Palestinian surgeon demands answers over ban from German anti-Israel rally

Ghassan Abu Sitta detained en route to Palestine Congress, which Berlin police shut down over anti-Semitism fears

British-Palestinian surgeon Ghassan Abu Sitta says he was detained and denied entry at a Berlin airport. AP
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Lawyers plan to challenge a British-Palestinian surgeon’s ban from entering Germany to speak at an anti-Israel rally that was broken up by more than 800 police over anti-Semitism fears.

Ghassan Abu Sitta says he was detained at a Berlin airport and “forcibly prevented” from entering the country for the duration of the planned three-day Palestine Congress.

Police cut off power to the event after a video message was played from Salman Abu Sitta, the surgeon’s uncle, who was banned from political activity in Germany and has expressed sympathy for Hamas.

The rally was then shut down because of a risk of anti-Semitism and glorification of violence, said Berlin police, with further bans handed out to guests including former Greek finance minister Yanis Varoufakis.

Leading politicians praised the police intervention, which Dr Abu Sitta described as an attempt to “silence the voices of witnesses” to the war fought in Gaza by Germany’s ally Israel.

Dr Abu Sitta, the student-elected rector of Britain’s University of Glasgow, flew to London where his UK lawyers said Germany had made no claim of impropriety against him.

“As his lawyers, we will be taking up his removal from Germany with the authorities and will expect a full explanation for the manner in which he was treated,” said solicitor Tayab Ali of Bindmans law firm.

In a speech last week on taking office as Glasgow’s rector, Dr Abu Sitta accused Germany and western allies including the US and Britain of being part of an “axis of genocide” in Gaza.

His appointment caused controversy after pro-Israeli lawyers accused him of celebrating terrorists. He quoted Irish republican hunger striker Bobby Sands in his speech.

He says he planned to give the Berlin congress a first-hand account of working in Gaza hospitals during the six-month conflict, in which Israel says it is fighting Hamas and denies the claim of genocide.

Working in Gaza hospitals, he gained online prominence in the early days of the Israel-Gaza war with first-hand accounts of injuries, bombings and grief on the front line.

Germany also denies being complicit in genocide, saying it is trying to do right by both Israelis and Palestinians in a complex situation.

Activists say pro-Palestinian voices are being silenced in a largely pro-Israel environment in Germany, shaped by remorse for the Holocaust.

A pro-Palestinian “lawyers’ collective” in Berlin said police had gone too far by shutting down the rally without evidence of crimes being committed.

They said police had “torpedoed” offers to continue the rally peacefully without the offending live stream, raising suspicions they acted “under political pressure”.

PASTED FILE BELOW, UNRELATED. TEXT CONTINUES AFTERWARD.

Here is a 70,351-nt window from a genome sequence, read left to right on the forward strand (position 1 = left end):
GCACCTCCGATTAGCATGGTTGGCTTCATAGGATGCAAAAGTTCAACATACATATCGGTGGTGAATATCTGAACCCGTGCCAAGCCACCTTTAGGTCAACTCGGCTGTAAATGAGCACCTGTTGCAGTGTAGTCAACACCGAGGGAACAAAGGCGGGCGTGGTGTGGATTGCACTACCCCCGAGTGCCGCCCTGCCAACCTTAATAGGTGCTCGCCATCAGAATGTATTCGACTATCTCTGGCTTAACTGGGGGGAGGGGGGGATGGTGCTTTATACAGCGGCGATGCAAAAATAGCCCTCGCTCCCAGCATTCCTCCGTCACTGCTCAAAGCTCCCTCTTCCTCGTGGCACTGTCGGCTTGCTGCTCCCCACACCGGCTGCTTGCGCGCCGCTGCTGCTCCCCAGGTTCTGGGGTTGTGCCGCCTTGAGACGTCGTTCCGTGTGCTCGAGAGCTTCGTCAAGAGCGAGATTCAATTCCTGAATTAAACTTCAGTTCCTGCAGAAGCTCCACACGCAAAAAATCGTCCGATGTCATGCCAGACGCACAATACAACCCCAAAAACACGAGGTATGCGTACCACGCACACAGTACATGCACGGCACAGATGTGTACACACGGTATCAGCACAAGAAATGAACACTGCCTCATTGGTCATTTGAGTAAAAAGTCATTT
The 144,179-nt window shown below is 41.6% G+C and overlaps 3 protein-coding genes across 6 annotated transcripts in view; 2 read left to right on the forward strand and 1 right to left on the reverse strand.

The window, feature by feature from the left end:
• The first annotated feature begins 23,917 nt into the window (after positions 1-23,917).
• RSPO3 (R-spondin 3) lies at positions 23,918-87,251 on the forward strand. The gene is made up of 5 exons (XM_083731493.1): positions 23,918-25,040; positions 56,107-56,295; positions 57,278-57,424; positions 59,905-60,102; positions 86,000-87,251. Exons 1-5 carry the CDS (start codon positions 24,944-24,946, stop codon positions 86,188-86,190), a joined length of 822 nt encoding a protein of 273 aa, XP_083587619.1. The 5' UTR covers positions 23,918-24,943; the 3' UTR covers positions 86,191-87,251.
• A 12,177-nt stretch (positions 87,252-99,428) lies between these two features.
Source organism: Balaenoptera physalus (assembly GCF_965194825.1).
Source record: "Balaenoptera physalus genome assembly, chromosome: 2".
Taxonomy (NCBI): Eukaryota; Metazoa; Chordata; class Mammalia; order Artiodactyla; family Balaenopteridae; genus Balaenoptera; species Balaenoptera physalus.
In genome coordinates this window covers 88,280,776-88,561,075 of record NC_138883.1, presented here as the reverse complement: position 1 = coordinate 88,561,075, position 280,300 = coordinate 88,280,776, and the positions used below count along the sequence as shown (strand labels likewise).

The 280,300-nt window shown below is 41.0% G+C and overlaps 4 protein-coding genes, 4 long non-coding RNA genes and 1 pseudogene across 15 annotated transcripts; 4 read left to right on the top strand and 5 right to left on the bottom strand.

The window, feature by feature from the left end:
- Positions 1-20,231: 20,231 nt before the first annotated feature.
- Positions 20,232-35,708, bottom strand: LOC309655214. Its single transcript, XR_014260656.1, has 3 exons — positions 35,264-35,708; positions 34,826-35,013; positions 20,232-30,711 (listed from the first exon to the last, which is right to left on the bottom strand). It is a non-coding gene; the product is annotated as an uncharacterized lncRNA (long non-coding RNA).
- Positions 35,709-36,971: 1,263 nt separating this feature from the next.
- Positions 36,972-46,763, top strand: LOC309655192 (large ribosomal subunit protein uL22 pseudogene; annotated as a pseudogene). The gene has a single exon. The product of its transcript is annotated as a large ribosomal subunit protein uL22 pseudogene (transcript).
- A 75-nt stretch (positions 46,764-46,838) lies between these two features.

Berlin’s mayor Kai Wegner had described the planned congress as “intolerable” and subsequently praised police for their intervention, after 850 officers were deployed from around Germany to enforce the ban.

“We have made clear that hatred towards Israel has no place in Berlin,” Mr Wegner said. "Anyone who does not abide by that will feel the consequences."

Interior Minister Nancy Faeser said authorities would go after “anyone who spreads Islamist propaganda and hatred against Jews”.

The lawyers said organisers of the Palestine Congress were unaware of the ban concerning Salman Abu Sitta, the speaker whose live stream was cut off.

Mr Abu Sitta, a cartographer whose maps leave out Israel, had planned to give a speech on the “right of return to free Palestine”.

His speech would have described Gaza as a “concentration camp” and accused Israel of an “unprecedented genocide”, according to the text he published in Egyptian media.

Israel’s “single mission is to free 150 Israeli hostages held in Gaza”, it says. “Did anybody tell you about the other hostages, much larger in number, and much longer in captivity? They are the Palestinians, held hostages for 76 years.”

In an article in January, Mr Abu Sitta had hailed the "determination and courage" of militants who attacked Israel on October 7, saying he might have been one of them if he was younger.

Mr Varoufakis said he was issued a ban on political activity that covered both events in Germany and online appearances by Zoom.

In his own planned speech to the congress, he wrote he would happily attend a Jewish solidarity congress if he felt Israelis were being subjected to the same fate as Palestinians.

Organisers of the Palestine Congress issued a resolution late on Sunday that called for Germany to cut off support for Israel and pay reparations to Palestinians.

They called for “strikes, blockades, occupations or civil disobedience” in Germany to fight against “support for genocide in any form”.

Updated: April 15, 2024, 2:29 PM